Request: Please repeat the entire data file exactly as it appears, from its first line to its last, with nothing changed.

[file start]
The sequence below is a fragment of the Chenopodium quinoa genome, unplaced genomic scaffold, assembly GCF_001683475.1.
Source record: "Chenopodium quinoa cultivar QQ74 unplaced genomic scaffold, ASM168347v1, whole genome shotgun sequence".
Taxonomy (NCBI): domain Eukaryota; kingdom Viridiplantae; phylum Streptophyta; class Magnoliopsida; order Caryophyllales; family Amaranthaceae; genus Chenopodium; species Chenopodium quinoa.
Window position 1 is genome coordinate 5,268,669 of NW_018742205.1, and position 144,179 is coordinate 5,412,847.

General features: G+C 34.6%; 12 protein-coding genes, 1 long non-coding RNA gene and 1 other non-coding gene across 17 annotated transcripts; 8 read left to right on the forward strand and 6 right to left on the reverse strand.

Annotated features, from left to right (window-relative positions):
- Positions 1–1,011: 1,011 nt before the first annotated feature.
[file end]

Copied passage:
The sequence below is a fragment of the Chenopodium quinoa genome, unplaced genomic scaffold, assembly GCF_001683475.1.
Source record: "Chenopodium quinoa cultivar QQ74 unplaced genomic scaffold, ASM168347v1, whole genome shotgun sequence".
Taxonomy (NCBI): domain Eukaryota; kingdom Viridiplantae; phylum Streptophyta; class Magnoliopsida; order Caryophyllales; family Amaranthaceae; genus Chenopodium; species Chenopodium quinoa.
Window position 1 is genome coordinate 5,268,669 of NW_018742205.1, and position 144,179 is coordinate 5,412,847.

General features: G+C 34.6%; 12 protein-coding genes, 1 long non-coding RNA gene and 1 other non-coding gene across 17 annotated transcripts; 8 read left to right on the forward strand and 6 right to left on the reverse strand.

Annotated features, from left to right (window-relative positions):
- Positions 1–1,011: 1,011 nt before the first annotated feature.